The Committee for Children, a nonprofit focused on social-emotional learning, in collaboration with Sesame Street started the Little Children, Big Challenges initiative to help preschoolers learn problem-solving and emotional regulation strategies. The website includes Sesame Street videos, with their favorite muppets like Big Bird and Abby Cadabby, on topics ranging from resilience to divorce and incarceration. The accompanying app, Breathe, Think, Do with Sesame, walks smaller kids through calming down their monster with fun animations and interactions. While kids are problem-solving and coming up with the best strategy to calm their monster, they’re also learning the vocabulary to help them express their own emotions. The app is available in the Google Play Store and the App Store for iPhone and iPad.
Kids love YouTube. Moms, let’s all nod in agreement. Moovlee is one of those channels that helps you make the best use of what YouTube has to offer. It has yoga and meditation exercises for kids that are led by a surprisingly simple animation of a cartoon monkey. The movements are simple and the monkey’s simplicity makes it easy to translate and mimic what he’s doing. Smaller kids won’t get each movement exactly right, but that’s not the point. The calming nature of the classical music and the serene look on the monkey’s face as he guides you through the yoga poses and meditation block out the chaos of the constant news and tense interactions on TV and social media. It places parents and kids in the moment.
When checking in with your child, the conversation should come from a place of understanding and concern, not fear and judgment, says Stevens. “Structuring the day and keeping with routine is also incredibly important,” she says. “It provides predictability and a sense of security.” A healthy day includes a good balance of education, exercise, social interaction, and leisure time, according to Stevens. During the normal course of a day, you’ll have opportunities to help your children name and understand their own emotions. The Center for Early Childhood Mental Health Consultation’s Ideas for Teaching Children about Emotions is a great place to start finding ideas to make the most out of those moments.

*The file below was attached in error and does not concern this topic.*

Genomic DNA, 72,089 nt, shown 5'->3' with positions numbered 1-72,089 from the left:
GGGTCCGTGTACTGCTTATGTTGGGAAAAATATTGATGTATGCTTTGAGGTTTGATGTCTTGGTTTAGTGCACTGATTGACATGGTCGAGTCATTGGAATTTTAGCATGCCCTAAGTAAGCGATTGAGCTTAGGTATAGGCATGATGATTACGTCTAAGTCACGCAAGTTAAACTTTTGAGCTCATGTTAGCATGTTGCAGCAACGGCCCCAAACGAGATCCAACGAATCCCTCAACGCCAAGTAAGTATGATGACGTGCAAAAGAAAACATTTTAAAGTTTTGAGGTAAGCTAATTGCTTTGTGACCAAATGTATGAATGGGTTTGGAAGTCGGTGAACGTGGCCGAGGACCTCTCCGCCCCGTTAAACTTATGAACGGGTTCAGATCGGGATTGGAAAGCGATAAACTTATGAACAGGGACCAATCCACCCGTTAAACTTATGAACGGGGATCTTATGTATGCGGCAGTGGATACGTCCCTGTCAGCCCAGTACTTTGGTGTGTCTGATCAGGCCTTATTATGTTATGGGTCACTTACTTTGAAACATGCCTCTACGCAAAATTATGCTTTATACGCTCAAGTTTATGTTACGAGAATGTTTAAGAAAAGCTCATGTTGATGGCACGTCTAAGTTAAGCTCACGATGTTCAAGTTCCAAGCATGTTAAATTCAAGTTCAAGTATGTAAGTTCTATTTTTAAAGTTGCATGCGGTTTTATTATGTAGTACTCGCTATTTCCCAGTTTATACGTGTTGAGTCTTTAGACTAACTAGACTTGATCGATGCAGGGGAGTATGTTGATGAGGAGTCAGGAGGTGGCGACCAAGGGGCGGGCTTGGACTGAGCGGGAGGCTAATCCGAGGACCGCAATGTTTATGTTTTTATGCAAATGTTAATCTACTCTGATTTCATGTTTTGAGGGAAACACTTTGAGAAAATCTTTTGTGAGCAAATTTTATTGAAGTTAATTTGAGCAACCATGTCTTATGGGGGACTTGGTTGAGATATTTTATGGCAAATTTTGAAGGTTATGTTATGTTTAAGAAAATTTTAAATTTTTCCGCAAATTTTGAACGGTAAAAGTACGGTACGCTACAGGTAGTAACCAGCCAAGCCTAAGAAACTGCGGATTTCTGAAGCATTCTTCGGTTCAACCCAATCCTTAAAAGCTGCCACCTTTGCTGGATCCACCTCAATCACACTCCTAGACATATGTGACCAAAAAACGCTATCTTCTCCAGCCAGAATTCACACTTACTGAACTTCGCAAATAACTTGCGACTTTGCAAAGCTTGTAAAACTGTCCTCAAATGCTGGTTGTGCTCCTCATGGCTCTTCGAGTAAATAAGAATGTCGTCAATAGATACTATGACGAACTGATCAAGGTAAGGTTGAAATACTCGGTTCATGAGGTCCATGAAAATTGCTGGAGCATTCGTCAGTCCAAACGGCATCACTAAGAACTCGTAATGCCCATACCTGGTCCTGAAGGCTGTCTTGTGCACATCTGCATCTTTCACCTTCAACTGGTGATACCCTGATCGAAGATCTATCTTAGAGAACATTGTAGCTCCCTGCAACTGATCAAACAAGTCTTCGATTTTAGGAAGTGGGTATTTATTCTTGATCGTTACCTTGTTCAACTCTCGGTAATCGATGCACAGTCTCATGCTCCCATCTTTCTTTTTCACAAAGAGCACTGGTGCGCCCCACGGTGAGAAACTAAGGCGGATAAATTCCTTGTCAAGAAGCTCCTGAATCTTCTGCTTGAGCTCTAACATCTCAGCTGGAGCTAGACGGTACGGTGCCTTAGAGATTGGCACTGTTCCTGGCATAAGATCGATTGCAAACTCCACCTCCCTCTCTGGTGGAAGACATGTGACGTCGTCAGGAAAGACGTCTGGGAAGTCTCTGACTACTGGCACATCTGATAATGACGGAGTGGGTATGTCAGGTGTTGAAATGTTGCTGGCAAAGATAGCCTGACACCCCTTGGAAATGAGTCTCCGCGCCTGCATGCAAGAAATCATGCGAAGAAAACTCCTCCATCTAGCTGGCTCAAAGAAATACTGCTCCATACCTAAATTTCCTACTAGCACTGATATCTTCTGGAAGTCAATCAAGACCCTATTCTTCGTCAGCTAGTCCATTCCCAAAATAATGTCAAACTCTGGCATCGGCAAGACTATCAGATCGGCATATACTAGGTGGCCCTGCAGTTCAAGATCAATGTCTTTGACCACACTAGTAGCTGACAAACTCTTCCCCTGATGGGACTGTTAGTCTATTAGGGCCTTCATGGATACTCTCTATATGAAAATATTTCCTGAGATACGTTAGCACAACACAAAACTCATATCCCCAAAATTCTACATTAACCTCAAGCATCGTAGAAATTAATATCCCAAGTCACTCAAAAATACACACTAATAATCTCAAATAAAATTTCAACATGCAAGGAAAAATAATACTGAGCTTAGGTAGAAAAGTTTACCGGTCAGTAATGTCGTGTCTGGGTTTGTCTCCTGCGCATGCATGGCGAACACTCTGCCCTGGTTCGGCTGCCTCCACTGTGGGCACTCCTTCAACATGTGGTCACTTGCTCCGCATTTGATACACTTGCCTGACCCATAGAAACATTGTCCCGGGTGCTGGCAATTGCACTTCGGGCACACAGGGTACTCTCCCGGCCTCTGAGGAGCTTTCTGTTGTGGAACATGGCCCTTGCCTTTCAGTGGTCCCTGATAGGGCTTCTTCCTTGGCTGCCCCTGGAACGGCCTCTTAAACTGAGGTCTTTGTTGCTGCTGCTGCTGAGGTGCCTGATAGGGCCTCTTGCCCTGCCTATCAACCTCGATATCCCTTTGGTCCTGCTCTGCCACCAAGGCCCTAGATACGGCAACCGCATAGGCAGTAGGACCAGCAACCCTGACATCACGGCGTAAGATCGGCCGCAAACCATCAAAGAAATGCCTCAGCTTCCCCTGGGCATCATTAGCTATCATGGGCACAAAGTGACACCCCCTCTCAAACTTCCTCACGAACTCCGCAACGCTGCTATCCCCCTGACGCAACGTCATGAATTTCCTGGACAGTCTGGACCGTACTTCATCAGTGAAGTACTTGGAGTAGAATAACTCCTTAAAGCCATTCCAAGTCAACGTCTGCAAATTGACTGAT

Stevens says children may become irritable and resentful over the disappointment of losing the summer they were looking forward to. Irritability in a 4-year-old might look like a tantrum, and it might look like an outburst in an older child. In both cases, that’s where self-regulation comes in. According to the Child Mind Institute, self-regulation is the ability to manage emotions and subsequently behavior despite unpredictable situations and circumstances. Understood.org has a short but useful list of fun games to help kids learn to cope with their feelings. The games also focus on social skills, something kids could use a little practice on with so much time away from peers.
If you’re concerned that something more serious may be going on with your child, such as depression or anxiety, Stevens says do not hesitate to reach out to a mental health professional.
“If you have a feeling something is ‘off,’ it probably is,” she says. “Red flags to watch for are changes in sleeping habits, appetite, mood, behavior, lack of interest in once enjoyed hobbies, and spending more time alone. Anxiety in children is often manifested as a physical symptom, constant headaches and stomach aches being most common,” she explains. First, reach out to your child, see and hear how they are doing.